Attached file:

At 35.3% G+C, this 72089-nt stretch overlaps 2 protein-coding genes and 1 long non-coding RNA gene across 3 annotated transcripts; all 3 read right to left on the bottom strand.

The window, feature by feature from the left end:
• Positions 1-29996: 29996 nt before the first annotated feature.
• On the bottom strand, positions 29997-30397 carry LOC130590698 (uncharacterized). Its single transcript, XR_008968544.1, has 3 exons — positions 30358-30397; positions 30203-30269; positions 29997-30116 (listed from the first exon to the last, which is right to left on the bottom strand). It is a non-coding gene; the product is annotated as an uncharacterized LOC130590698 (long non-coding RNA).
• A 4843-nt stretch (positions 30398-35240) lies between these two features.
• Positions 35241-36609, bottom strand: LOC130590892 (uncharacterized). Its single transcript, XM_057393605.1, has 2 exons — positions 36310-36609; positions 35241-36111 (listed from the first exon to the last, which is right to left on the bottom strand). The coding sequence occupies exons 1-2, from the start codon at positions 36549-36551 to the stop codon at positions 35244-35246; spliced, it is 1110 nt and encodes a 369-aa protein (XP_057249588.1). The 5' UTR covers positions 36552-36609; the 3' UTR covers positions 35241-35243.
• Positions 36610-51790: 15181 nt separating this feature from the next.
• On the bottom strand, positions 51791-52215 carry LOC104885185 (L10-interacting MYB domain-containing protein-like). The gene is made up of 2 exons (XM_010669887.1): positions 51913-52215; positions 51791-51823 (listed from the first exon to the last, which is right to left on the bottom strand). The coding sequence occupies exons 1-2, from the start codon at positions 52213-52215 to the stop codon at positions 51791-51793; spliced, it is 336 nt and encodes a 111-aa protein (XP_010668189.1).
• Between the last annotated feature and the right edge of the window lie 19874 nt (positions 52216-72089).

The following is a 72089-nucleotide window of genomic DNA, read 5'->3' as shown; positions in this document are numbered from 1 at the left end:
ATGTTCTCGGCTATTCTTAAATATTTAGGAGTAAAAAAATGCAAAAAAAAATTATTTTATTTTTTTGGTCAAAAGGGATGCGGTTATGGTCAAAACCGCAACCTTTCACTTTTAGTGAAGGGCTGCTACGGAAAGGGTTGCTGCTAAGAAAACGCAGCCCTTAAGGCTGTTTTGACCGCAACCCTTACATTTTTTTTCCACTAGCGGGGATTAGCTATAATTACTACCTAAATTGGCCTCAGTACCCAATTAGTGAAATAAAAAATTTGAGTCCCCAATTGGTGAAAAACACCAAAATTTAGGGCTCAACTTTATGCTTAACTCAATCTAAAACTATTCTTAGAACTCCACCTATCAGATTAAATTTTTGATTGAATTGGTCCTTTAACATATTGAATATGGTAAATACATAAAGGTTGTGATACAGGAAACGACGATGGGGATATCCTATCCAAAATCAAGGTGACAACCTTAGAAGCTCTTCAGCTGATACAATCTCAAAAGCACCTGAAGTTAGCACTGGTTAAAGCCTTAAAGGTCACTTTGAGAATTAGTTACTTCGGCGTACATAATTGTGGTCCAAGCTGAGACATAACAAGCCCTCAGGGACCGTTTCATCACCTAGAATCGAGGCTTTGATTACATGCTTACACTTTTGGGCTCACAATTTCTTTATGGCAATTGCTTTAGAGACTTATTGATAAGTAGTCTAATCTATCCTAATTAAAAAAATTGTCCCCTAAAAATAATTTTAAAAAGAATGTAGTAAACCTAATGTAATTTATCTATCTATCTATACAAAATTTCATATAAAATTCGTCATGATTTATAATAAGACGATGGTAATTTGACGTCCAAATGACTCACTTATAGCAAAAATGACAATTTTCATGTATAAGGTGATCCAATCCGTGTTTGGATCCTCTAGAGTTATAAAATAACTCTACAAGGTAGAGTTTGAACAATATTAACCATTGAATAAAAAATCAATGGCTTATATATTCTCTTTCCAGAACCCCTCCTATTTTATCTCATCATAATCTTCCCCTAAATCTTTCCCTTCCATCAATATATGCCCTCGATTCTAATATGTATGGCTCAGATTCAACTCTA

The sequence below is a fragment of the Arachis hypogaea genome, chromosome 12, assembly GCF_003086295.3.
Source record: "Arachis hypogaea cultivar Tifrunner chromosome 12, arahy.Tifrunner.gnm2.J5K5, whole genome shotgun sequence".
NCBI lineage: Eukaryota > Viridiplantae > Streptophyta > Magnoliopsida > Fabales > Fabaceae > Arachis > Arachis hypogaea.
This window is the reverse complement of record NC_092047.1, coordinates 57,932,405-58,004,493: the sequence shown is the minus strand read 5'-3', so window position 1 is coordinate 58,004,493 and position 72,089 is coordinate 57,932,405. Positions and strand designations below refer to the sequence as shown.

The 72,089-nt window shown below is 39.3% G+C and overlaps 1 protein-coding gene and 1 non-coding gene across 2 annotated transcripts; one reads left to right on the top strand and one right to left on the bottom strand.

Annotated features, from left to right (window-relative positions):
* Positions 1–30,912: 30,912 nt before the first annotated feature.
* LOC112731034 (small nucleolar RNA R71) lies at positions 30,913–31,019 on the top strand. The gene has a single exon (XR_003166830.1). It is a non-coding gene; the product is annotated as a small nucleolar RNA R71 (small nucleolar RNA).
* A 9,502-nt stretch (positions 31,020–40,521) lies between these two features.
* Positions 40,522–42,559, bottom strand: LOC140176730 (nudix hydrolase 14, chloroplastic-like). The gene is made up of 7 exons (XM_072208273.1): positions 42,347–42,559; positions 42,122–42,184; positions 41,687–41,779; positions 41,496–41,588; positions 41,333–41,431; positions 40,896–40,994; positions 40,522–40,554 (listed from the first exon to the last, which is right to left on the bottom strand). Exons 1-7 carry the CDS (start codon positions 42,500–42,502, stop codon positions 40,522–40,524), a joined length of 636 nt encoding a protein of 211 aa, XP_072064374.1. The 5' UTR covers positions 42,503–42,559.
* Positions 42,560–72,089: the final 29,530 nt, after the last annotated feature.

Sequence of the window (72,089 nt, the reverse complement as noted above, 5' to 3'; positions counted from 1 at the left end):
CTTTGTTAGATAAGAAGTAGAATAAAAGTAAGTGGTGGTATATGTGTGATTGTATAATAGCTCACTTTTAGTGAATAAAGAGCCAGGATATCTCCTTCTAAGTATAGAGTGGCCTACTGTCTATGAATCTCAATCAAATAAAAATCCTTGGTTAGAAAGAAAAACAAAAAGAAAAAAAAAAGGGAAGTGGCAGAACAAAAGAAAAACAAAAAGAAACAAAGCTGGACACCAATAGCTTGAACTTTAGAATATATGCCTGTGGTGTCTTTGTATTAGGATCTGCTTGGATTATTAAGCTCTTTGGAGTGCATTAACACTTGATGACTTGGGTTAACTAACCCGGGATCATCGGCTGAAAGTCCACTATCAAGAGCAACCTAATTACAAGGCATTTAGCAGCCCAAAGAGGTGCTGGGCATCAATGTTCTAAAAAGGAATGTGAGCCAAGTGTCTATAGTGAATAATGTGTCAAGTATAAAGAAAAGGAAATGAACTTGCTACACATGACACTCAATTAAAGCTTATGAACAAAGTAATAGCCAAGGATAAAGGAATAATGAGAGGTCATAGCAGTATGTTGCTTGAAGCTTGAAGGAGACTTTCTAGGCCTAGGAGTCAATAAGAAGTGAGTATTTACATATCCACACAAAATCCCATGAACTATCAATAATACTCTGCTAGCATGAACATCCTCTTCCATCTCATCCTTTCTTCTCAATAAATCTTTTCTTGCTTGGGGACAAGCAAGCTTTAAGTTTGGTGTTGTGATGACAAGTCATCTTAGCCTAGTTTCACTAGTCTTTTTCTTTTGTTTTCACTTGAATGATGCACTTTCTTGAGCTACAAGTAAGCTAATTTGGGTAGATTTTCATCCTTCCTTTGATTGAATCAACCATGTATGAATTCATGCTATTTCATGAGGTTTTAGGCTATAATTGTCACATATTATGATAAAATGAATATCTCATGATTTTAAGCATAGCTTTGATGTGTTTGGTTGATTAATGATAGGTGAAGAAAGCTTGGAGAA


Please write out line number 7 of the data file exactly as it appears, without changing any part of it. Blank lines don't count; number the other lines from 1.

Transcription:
• Positions 36610-51790: 15181 nt separating this feature from the next.